Horrorible Review: “Life of the Party”

Enjoy this Monday with Mildred!

Life of the Party movie poster

Life of the Party

Comedy is a difficult medium to work in. Being consistently funny is really tough so I have a lot of respect for anyone who can maintain the funny, especially if it’s year after year as Melissa McCarthy has done. The story of an older person returning to college has been done before, with Rodney Dangerfield’s obviously titled Back to School in 1986. Many comedies have mined the college campus for humor, even as far back as Horse Feathers in 1932. The one thing all of these movies have in common is the ongoing joke of having an older person stuck in with a bunch of young college students.

Life of the Party is all about that joke, telling the story of happy mom Deanna, who is dropping off her daughter for the next school year and doesn’t make it off campus before her husband suddenly dumps her so he can marry a younger woman. After a brief period of mourning, Deanna decides to resume her education, which had been cut short to marry the dufus who just dumped her.

Of course she must move into a dorm, where she encounters her most goth of all time roommate, goes to a frat party where she tries unsuccessfully to order chardonnay, finds a young stud, goes to a huge party, and locks horns with the campus mean girl. You know, all the usual things that are done in going-back-to-school movie.

Every little bit of it was hilariously done, I thought, though a lot of the college issues were completely unbelievable. I know, because I work at a university, that you can’t just come back and start up again. But most people don’t know that so who really cares, right? The strongest part of the movie is that, while of course every character changes (because that’s what is supposed to happen in a movie), no one makes a total 180 degree reversal. Instead of the joke hammering on people making one bonehead move after another because there’s an old person on campus, it’s all about people knocking up against the standard issues and adversities and getting past them while retaining their core persona. Yes, Deanna goes to the frat party with her daughter and tries to order a white wine, but on finding none goes with the flow and downs shots of tequila with her new friends who *gasp* like her because she’s a likeable person. She does find a handsome young beau and instead of everyone being embarrassed, she embraces the actual adoration of her young suitor, as does her daughter.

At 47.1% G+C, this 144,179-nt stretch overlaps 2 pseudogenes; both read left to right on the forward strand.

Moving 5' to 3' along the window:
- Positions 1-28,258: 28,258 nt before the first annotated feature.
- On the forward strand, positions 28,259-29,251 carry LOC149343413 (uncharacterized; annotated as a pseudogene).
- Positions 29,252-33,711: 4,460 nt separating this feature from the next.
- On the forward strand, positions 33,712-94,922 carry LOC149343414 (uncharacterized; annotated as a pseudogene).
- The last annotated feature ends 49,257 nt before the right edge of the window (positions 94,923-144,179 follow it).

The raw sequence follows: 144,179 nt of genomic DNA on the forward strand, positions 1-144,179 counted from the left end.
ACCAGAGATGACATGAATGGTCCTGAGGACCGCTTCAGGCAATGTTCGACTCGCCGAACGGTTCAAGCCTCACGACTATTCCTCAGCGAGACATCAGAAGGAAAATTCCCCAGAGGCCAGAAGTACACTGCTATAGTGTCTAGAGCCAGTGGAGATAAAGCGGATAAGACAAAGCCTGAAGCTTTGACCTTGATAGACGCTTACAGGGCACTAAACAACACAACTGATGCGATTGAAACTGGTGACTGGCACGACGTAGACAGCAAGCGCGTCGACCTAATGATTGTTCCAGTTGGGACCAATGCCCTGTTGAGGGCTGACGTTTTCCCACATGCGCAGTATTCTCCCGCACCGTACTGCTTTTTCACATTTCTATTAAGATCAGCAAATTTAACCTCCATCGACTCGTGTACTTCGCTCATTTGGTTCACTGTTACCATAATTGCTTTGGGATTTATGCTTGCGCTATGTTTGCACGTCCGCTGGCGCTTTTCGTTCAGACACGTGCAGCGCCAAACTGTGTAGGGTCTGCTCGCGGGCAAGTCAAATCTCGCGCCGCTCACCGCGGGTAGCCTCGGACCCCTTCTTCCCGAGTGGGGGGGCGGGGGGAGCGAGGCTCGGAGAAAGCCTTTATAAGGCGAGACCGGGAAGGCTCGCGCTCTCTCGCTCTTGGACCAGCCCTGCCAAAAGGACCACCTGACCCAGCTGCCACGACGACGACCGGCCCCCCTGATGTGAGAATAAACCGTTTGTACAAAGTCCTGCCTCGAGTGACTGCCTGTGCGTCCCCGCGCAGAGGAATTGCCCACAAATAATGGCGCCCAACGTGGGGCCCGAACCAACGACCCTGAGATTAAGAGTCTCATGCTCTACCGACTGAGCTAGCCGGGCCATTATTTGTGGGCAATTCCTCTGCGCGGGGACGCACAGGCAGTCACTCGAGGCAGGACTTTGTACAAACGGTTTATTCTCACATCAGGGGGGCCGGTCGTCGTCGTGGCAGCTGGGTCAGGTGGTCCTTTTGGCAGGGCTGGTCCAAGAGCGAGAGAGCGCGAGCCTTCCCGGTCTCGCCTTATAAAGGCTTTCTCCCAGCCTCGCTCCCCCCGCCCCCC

That’s what I loved most about Life of the Party. People like the mom, including the daughter, who only has a couple of nervous moments but is always loving to her mom. They have a great relationship that doesn’t have to go through the whole OH You’re So Old And In College With Me How Embarrassing stuff. She loves her mom and does so through the whole film. Her friends love her mom and do so through the movie. That’s unfortunately unusual in a Hollywood movie, and much appreciated by me.

I recommend seeing Life of the Party because it takes a somewhat tired trope and presents it in a very funny and fresh way, without all the mean spirited angst of the normal going back to school humor. We laughed a lot while watching it, and just rolled our eyes at the stuff you really can’t do in college (like go most of the way through the semester without paying for it – they want their money up front). Pay attention in the racquetball scene. We could tell the two balcony Muppet geezers commenting outside the court must have been important but couldn’t place them. Turns out, it’s McCarthy’s and her husband’s dads.


LIFE OF THE PARTY – Official Trailer 1

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